Monday, January 17, 2011

Show or Tell, or Don't just do something, stand there!

 I don't think that you have to tell people everything. First off, of course, you can only tell people anything if they're interested in it (or you can tie it to things that they're interested in). But, even then, "show" is often better than "tell". And, sometimes you don't need to do anything because people will figure it out for themselves: all you could do is muddy the waters.

For instance, in the SOA course one of the important distinctions that needs to be made is between a "service" and an "operation." The course has an activity where participants have to come up with a list of services. I was concerned that, in this activity, participants would include operations among their services. I wanted to forestall that.

My first thought, of course, was to provide a formal definition of "service" and "operation." The problem was that I couldn't come up with any set of words that I thought would actually be helpful to participants when they were trying to make the distinction. So I decided to finish up the definition by providing a set of examples. After reviewing those examples, I would present a set services and operations mixed in together and ask participants to mark which were services and which were operations.

This is all standard instructional design: provide the training, demonstrate the training, let participants exercise the training while providing coaching to fix any misunderstandings that are exposed.

But, quite frankly, I didn't think my "training" was providing any value. This activity occurs very early in the course when participants' understanding of "what a service is" is still pretty hazy. Piling on more definitions of more abstract terms was going to make things muddier rather than clearer.

So I considered just going straight to the second list of examples and asking participants to pick out the services. Participants had seen some examples of services at this point in the course and I thought the success rate would be pretty high. This time, the problem was in my examples: They were all pretty lame. And, quite frankly, understanding the examples to determine which were services and which were operations required some business knowledge. It seemed to me that if I took examples from a part of a business that participants weren't familiar with....well, they'd have a hard time figuring out what I was talking about, let alone deciding if I was talking about a service.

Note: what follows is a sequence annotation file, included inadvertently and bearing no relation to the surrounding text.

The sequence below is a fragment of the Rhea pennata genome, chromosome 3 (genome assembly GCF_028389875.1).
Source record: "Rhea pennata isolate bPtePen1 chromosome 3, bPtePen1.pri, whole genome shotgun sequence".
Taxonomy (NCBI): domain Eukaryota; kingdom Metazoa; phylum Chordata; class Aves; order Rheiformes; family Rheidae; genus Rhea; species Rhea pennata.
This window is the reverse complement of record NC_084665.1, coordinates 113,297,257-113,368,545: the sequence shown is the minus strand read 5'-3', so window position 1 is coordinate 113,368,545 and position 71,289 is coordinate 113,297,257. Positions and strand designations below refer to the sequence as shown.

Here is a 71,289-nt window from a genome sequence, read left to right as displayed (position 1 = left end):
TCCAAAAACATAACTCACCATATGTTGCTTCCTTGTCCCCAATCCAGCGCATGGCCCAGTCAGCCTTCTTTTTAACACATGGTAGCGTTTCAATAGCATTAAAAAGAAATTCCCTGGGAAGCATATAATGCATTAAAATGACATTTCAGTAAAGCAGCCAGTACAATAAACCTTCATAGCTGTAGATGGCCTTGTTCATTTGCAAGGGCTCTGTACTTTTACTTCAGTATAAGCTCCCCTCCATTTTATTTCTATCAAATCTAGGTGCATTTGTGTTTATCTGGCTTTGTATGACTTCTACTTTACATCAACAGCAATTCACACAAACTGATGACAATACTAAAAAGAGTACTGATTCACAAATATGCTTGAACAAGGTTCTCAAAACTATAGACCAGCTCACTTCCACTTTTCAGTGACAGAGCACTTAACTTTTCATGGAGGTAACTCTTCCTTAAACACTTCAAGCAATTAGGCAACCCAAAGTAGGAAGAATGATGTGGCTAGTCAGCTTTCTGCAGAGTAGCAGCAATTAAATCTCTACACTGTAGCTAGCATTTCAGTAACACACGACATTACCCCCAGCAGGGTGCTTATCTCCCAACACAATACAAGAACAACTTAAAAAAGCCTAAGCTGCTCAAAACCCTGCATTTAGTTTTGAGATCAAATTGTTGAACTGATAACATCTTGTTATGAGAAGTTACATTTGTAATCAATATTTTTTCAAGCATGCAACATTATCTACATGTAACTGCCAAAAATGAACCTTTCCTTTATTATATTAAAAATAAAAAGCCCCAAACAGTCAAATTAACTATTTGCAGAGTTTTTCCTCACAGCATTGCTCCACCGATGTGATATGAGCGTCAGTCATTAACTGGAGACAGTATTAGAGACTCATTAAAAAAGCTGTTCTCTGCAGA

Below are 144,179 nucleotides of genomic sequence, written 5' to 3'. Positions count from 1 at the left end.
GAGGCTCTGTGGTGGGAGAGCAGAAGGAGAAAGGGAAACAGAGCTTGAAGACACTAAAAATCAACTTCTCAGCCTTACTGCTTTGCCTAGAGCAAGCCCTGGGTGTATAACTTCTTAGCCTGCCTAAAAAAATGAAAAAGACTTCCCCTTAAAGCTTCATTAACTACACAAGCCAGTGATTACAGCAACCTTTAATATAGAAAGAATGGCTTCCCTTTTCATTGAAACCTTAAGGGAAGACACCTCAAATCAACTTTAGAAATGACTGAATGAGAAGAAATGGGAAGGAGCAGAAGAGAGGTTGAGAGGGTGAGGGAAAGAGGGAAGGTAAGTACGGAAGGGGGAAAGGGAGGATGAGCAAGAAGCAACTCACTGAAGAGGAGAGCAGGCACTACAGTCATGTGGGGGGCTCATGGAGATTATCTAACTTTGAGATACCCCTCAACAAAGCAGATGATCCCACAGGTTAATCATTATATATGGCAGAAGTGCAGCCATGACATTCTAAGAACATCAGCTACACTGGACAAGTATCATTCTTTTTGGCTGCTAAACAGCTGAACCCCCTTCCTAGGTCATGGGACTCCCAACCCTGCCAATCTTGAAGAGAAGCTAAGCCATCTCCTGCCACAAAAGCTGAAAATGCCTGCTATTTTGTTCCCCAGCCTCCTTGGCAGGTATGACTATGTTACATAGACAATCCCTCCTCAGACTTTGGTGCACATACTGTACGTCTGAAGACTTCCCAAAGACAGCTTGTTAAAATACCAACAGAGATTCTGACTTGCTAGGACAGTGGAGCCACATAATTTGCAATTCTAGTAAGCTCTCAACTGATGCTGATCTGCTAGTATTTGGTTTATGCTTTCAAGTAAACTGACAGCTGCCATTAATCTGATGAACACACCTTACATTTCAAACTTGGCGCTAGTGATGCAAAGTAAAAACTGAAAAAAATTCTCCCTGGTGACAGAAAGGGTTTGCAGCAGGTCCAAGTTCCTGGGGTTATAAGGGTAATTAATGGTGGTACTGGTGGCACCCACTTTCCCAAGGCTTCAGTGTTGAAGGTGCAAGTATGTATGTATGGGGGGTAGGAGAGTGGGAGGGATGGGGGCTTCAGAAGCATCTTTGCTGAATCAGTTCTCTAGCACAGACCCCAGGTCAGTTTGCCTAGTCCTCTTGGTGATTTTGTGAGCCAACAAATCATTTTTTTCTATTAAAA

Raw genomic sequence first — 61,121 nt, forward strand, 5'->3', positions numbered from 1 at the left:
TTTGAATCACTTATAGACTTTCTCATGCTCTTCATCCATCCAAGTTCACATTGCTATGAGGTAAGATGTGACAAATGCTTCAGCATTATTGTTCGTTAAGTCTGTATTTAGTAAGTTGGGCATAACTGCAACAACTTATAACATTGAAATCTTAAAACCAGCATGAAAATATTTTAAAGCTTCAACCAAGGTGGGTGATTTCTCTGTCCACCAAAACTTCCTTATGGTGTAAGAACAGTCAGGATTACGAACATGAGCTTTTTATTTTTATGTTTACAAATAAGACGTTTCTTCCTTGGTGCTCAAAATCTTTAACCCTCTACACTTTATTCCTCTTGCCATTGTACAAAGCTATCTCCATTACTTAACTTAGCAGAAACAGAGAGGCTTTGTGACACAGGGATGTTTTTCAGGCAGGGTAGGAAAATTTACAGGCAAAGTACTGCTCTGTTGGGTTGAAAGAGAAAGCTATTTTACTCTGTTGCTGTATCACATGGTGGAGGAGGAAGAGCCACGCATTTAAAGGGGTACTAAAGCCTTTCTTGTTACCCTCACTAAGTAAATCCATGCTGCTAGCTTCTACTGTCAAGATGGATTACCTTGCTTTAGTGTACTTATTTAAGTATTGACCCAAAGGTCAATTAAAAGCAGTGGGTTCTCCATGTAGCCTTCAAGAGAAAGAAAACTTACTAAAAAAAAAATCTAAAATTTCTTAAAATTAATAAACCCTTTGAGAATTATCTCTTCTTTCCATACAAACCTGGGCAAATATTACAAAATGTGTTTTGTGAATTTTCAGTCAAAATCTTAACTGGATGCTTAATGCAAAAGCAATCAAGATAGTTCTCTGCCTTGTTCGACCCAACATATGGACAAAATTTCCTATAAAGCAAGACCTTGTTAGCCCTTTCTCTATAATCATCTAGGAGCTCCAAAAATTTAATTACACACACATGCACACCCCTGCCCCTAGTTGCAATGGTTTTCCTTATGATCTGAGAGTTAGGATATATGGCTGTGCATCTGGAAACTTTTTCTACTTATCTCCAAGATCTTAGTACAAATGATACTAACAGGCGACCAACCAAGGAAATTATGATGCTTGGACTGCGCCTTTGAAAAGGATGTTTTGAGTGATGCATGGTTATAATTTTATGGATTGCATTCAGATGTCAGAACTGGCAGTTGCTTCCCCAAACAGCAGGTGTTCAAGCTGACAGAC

Then it occurred to me that the activity I was obsessing about required participants to list services: The participants would be generating their own examples. I could just circulate among the teams during the activity (there would only be three to five teams) and do some personal coaching to resolve any problems. I could leverage examples that meant something to the participants to make the distinction. This was brilliant!

Except that the problem never came up. In class, for whatever reason (perhaps because of the example services shown earlier in the course), the participants never seem to have the problem that I worried so much about. Asked to generate a list of services (and not operations) the teams almost invariably generated a list of services (and not operations).

So far, there's been exactly one team in exactly one class that inadvertently put an operation on their list. I jumped on that opportunity and just coached the hell out of it. I think the team thought I'd lost my mind.

(the subtitle for this post comes from a wonderful book by the choreographer Doris Humphrey: The Art of Making Dances. She has a list of rules in that book that, while they apply to making dances, also apply to many other things, including technical writing and instructional design)
Reading or read

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